Here's How a Self-Taught Gardener Grows Over 800 Tulips Every Spring
Inspired by the Setting
“I have an English-style garden because I have an English Tudor house. If I had a different house, I’d have a different-style garden. They have to speak the same language.” She designed everything in her front yard around that beloved oak tree—even using its shade line to define the shapes of her flowerbeds. Where she couldn’t grow grass for lack of sun under the tree, she tore out part of the lawn in favor of beds. The curves of her beds follow the footprint of the house and serpentine lines of the low brick wall. Near the house, azaleas put on a pink-and-red show in spring and (along with other evergreens) provide a verdant background year-round. Smaller boxwoods and variegated euonymus are scattered throughout the beds, offering a constant framework for the rotating cast of annuals and perennials that come and go throughout the seasons.
Keep Size in Mind
When planting in spring, she places shorter plants like creeping phlox, violas, and pansies in front; medium-size plants like golden feverfew and ornamental cabbage in the middle; and tulips in the back because they’re the tallest. “Tulips are like little soldiers marching across the yard, and I don’t like them marching in front of my other plants,” says Vater. And if something starts taking over, feel free to cut it back or give it the boot. “Don’t let your plants boss you!” she admonishes.
Our 10 Best Container Gardens
If managing a full garden isn't your style, we recommend instead turning to these bright, bountiful container gardens for inspiration. We picked our ten favorites – a variety of outdoor containers, indoor greenery, and porch perfection.
Picking the Flowers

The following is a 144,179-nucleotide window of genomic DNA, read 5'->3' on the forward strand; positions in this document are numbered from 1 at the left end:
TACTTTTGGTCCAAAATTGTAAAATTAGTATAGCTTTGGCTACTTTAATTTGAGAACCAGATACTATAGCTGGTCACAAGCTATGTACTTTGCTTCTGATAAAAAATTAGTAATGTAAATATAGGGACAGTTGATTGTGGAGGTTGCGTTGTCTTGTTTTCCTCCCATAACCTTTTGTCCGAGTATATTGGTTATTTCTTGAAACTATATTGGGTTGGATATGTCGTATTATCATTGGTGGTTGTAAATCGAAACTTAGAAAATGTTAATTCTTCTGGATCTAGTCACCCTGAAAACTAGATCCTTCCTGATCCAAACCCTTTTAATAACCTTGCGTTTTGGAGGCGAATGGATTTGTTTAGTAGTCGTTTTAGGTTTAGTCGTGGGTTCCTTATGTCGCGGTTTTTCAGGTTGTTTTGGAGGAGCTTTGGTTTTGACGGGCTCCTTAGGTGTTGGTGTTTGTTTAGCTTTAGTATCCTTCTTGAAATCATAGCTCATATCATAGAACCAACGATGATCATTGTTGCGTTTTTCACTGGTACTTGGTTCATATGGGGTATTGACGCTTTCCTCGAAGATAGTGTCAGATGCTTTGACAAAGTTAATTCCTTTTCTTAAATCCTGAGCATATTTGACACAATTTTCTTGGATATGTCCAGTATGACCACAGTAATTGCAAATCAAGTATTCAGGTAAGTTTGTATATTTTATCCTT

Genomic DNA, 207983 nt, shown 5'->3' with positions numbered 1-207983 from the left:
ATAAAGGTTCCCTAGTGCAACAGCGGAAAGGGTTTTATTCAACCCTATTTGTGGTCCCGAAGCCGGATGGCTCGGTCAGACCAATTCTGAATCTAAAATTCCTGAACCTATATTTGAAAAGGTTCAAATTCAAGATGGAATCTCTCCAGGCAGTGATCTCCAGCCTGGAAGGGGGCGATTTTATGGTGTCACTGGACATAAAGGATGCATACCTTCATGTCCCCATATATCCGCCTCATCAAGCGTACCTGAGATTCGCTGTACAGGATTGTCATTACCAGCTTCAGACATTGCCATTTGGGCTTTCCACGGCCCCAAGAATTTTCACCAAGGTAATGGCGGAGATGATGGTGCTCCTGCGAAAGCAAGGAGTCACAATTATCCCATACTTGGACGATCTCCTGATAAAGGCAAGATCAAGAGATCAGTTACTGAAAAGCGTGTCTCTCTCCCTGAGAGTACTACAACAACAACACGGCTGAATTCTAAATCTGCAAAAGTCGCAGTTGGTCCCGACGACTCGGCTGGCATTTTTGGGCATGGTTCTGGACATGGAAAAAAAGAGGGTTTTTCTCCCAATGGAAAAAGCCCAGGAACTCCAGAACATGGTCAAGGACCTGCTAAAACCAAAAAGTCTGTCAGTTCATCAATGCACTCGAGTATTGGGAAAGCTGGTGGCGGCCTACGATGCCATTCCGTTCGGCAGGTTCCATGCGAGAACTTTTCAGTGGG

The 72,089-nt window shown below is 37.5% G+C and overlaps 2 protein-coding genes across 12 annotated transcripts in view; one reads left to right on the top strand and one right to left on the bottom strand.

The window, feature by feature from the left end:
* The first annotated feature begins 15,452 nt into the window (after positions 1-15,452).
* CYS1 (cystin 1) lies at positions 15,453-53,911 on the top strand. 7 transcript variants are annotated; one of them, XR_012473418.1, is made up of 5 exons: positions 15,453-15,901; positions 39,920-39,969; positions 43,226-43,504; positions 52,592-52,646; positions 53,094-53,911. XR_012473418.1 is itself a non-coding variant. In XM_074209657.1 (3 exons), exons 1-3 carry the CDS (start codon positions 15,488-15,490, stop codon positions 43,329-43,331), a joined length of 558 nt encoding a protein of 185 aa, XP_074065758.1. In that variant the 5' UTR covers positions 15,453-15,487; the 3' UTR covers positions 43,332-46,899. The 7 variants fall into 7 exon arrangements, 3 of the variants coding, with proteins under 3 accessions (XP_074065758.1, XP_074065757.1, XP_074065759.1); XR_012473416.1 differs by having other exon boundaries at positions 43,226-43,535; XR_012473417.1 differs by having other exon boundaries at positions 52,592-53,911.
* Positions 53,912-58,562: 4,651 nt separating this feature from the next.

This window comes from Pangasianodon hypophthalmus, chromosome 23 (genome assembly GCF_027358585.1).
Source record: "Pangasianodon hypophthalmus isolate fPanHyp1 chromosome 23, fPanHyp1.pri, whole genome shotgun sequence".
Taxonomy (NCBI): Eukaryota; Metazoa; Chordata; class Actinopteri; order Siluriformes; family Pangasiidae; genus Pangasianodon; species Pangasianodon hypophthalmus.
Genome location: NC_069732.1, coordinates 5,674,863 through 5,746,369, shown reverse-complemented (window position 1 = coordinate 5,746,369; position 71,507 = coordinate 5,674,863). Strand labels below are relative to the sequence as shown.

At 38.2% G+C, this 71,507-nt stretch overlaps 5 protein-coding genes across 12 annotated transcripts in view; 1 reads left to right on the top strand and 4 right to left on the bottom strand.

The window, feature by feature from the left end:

Take your home’s location into account when deciding what plants to use. “Every plant I choose is viewed through the lens of ‘Will it do well in Oklahoma?’ ” Vater says. She learned what would endure the Sooner State’s long, hot summers and harsh winter ice storms by asking friends who are pros, reading publications by her local Cooperative Extension service, and old-fashioned trial and error. Spring is her big colorful season. Then for summer she says, “I do the minimum, because in Oklahoma, color in hot weather equals work. I don’t particularly want to be in the garden when it’s so hot, and I don’t think the begonias do either.”
1. French Blend Rose Tulip - Traffic-stopping blooms come in light pink, rose, and apricot hues. Vater mixed these midseason tulips with early season white ones to extend bloom time. White ones start in mid- to late-March; pinks and reds pop up in April. “Plant them close together in a rickety-rackety fashion with 15 to 20 bulbs in a single 2- to 3-foot hole,” says Vater.
2. Columbine - This perennial with fascinating purple flowers is irresistible to hummingbirds.
3. ‘Coral Bells’ Kurume Azalea - Abundant pink flowers grace this mounding evergreen.
4. Pansy - With dark purple markings, the petals pop next to vivid green foliage.
5. ‘Snow’ Kurume Azalea - An avalanche of icy white blooms accents this compact shrub.
6. Ajuga - Captivating blue flower spikes adorn a ground cover that needs good drainage and likes sun or shade.
7. German Chamomile - Also known as “false chamomile,” this aromatic plant offers feathery foliage and daisy- like blooms.
8. ‘Gold Heart’ Bleeding Heart - You’ll fall in love with its stunning gold leaves and delicate pink blooms. It thrives under shade trees.
9. Golden Feverfew - Give it plenty of sun, and it will thank you with eye-catching chartreuse foliage.